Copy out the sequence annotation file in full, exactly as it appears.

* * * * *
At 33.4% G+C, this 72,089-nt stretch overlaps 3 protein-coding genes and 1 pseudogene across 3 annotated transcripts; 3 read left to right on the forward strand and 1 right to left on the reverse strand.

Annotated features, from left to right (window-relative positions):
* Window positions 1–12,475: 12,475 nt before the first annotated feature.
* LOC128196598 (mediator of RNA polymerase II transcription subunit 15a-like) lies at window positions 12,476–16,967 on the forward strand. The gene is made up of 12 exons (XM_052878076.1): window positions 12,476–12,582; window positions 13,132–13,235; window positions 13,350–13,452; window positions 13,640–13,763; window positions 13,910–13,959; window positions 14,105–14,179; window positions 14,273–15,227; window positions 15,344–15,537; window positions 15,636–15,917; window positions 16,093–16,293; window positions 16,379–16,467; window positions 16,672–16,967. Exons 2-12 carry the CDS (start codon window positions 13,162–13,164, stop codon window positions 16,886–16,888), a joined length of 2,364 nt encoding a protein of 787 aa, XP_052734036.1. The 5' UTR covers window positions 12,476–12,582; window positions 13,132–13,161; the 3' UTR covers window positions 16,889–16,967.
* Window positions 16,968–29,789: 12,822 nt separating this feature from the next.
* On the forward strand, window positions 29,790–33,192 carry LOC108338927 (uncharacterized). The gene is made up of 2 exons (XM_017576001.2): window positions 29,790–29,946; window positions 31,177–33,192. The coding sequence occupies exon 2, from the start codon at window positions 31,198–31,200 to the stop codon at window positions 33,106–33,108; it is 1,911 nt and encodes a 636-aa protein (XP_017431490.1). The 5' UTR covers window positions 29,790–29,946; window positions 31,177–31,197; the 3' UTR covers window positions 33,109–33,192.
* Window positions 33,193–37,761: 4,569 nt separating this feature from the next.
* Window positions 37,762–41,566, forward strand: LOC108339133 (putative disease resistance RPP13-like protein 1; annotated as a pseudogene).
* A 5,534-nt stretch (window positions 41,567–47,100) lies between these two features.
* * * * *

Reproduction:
At 33.4% G+C, this 72,089-nt stretch overlaps 3 protein-coding genes and 1 pseudogene across 3 annotated transcripts; 3 read left to right on the forward strand and 1 right to left on the reverse strand.

Annotated features, from left to right (window-relative positions):
* Window positions 1–12,475: 12,475 nt before the first annotated feature.
* LOC128196598 (mediator of RNA polymerase II transcription subunit 15a-like) lies at window positions 12,476–16,967 on the forward strand. The gene is made up of 12 exons (XM_052878076.1): window positions 12,476–12,582; window positions 13,132–13,235; window positions 13,350–13,452; window positions 13,640–13,763; window positions 13,910–13,959; window positions 14,105–14,179; window positions 14,273–15,227; window positions 15,344–15,537; window positions 15,636–15,917; window positions 16,093–16,293; window positions 16,379–16,467; window positions 16,672–16,967. Exons 2-12 carry the CDS (start codon window positions 13,162–13,164, stop codon window positions 16,886–16,888), a joined length of 2,364 nt encoding a protein of 787 aa, XP_052734036.1. The 5' UTR covers window positions 12,476–12,582; window positions 13,132–13,161; the 3' UTR covers window positions 16,889–16,967.
* Window positions 16,968–29,789: 12,822 nt separating this feature from the next.
* On the forward strand, window positions 29,790–33,192 carry LOC108338927 (uncharacterized). The gene is made up of 2 exons (XM_017576001.2): window positions 29,790–29,946; window positions 31,177–33,192. The coding sequence occupies exon 2, from the start codon at window positions 31,198–31,200 to the stop codon at window positions 33,106–33,108; it is 1,911 nt and encodes a 636-aa protein (XP_017431490.1). The 5' UTR covers window positions 29,790–29,946; window positions 31,177–31,197; the 3' UTR covers window positions 33,109–33,192.
* Window positions 33,193–37,761: 4,569 nt separating this feature from the next.
* Window positions 37,762–41,566, forward strand: LOC108339133 (putative disease resistance RPP13-like protein 1; annotated as a pseudogene).
* A 5,534-nt stretch (window positions 41,567–47,100) lies between these two features.